John J. Dilulio, Jr.
John J. DiIulio, Jr. is the Frederic Fox Leadership Professor of Politics, Religion, and Civil Society at the University of Pennsylvania. He directs Penn's Fox Leadership Program for undergraduates, and also its religion research program. He grew up in Philadelphia and was the first member of his family to attend college. He majored in Economics at Penn and received his Ph.D. in Government from Harvard University. After teaching at Harvard, he spent thirteen years at Princeton University as a professor of politics and public policy. Over the last quarter-century, he has won several major academic and teaching awards including the 2010 Ira Abrams Memorial Award and the 2010 Lindback Award for Distinguished Teaching. He has also chaired his academic association's standing committee on professional ethics.
Outside academic life, he has developed programs to mentor the children of prisoners, provide literacy training in low-income communities, reduce homicides in high-crime police districts, and support inner-city Catholic schools that serve low-income children. He has been a research center director at the Brookings Institution, the Manhattan Institute, and Public/Private Ventures. During his academic leave in 2001-2002, he served as first director of the White House Office of Faith-Based and Community Initiatives.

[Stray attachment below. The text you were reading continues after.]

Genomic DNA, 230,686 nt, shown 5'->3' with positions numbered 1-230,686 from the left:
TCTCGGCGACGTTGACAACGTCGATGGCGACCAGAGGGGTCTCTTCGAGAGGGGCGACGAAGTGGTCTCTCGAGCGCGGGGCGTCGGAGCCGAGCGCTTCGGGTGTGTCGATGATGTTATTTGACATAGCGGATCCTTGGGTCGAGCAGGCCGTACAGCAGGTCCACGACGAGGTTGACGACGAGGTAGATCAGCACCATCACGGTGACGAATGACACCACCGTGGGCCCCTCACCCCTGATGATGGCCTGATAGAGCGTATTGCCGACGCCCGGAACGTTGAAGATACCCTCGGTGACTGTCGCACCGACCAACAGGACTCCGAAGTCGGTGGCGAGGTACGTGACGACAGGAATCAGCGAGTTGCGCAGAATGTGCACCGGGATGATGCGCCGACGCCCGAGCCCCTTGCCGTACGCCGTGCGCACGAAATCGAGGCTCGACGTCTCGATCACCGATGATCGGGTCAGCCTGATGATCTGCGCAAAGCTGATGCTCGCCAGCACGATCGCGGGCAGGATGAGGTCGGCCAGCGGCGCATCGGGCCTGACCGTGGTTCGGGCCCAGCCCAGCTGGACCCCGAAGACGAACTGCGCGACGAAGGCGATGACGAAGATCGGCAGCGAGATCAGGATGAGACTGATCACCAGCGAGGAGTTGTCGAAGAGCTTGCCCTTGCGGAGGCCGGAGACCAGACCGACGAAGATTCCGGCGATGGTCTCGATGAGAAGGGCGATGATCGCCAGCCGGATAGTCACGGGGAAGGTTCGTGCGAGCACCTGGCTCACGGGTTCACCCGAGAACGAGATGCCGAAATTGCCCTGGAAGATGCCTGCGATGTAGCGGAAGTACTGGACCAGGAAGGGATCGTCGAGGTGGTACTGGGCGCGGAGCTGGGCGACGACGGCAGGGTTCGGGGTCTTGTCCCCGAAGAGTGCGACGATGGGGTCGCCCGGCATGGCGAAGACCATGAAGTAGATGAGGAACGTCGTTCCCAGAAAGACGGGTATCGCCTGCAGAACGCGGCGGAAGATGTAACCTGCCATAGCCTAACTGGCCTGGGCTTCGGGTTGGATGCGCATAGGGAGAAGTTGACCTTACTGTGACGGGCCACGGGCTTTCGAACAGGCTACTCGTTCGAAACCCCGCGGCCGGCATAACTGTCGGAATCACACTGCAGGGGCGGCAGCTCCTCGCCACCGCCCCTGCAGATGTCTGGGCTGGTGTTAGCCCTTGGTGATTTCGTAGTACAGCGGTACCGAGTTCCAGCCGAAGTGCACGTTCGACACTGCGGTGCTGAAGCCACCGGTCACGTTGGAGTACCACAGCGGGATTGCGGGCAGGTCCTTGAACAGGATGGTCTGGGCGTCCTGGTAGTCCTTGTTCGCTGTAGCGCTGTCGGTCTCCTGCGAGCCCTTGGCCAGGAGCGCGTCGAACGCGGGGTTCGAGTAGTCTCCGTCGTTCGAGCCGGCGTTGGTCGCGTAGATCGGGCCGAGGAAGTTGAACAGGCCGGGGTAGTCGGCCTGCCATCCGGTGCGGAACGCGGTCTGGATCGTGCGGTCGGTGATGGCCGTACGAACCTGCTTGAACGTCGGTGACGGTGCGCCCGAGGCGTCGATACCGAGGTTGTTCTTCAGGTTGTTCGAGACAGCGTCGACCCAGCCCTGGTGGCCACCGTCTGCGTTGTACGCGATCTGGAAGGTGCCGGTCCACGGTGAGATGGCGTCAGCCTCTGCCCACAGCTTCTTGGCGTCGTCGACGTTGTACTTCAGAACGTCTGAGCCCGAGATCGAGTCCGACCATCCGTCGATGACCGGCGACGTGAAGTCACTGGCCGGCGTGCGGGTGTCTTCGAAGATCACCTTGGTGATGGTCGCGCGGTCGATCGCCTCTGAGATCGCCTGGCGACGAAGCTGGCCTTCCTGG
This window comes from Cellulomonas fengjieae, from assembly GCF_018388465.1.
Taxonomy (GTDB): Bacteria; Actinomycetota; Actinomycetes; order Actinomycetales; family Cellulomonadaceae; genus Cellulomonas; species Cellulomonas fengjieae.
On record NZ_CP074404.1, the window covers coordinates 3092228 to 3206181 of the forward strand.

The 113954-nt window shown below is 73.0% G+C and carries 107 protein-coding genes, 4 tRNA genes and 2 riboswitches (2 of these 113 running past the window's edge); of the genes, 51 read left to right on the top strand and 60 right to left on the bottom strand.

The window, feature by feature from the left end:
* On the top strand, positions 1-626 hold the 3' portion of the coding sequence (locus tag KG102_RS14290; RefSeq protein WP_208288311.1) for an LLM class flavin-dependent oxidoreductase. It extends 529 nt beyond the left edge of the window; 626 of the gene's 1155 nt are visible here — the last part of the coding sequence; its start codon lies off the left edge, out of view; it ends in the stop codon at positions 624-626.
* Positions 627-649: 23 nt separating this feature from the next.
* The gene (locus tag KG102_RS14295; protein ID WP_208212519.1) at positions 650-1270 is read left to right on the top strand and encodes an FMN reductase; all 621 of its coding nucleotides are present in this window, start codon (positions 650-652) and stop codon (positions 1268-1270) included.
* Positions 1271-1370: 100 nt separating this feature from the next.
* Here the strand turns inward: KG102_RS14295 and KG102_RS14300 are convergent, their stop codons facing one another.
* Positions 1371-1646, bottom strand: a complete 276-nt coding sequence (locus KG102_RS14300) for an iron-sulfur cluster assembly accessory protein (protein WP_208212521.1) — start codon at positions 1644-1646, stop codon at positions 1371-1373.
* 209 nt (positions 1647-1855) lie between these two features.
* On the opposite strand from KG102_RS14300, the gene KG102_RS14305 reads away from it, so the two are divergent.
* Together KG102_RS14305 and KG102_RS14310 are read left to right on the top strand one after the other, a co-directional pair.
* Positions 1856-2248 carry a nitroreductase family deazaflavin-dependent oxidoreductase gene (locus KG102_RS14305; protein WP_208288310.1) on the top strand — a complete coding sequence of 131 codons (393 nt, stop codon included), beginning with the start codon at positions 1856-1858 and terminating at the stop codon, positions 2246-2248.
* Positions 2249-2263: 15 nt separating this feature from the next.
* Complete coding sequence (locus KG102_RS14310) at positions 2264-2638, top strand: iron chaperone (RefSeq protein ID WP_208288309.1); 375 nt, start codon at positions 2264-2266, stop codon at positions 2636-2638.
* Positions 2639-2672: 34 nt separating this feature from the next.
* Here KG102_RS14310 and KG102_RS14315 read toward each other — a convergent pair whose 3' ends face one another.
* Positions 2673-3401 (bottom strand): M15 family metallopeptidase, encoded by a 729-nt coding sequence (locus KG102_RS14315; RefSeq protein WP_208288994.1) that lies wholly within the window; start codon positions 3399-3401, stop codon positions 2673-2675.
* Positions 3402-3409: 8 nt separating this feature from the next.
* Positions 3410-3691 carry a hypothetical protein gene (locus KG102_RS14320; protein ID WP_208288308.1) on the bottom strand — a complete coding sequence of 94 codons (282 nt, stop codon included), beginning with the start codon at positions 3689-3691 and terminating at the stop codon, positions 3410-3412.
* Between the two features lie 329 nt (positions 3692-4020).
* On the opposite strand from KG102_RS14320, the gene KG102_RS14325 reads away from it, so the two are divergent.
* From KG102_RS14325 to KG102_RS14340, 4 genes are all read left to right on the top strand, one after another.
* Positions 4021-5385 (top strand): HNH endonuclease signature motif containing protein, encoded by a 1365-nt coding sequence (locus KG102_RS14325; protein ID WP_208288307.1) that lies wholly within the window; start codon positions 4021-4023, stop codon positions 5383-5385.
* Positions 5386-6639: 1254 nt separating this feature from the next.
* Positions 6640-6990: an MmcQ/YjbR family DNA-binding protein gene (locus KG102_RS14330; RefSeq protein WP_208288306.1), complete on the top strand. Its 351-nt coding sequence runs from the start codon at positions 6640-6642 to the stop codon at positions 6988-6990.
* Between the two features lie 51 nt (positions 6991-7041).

He is the author, co-author, and editor of over a dozen books and several hundred articles. His most recent publications include Godly Republic: A Centrist Blueprint for America's Faith-Based Future (University of California Press, 2007), and American Government: Institutions and Policies (with James Q. Wilson; Wadworth-Cengage, 12th edition, 2010).
Dr. Dennis DeTurck holds the Robert A. Fox Chair, is the Dean of the College of Arts and Sciences, and a professor of mathematics who has authored more then fifty papers on partial differential equations and differential geometry, is managing editor of the American Mathematical Society's "Contemporary Mathematics" book series. He has long been a distinguished and dynamic presence in undergraduate education at Penn. This renown stems in part from his own superb teaching, which has been recognized by a host of honors including the SAS Ira Abrams Award, the University's Lindback Award, and the Mathematical Association of America's Haimo Award for Distinguished Teaching.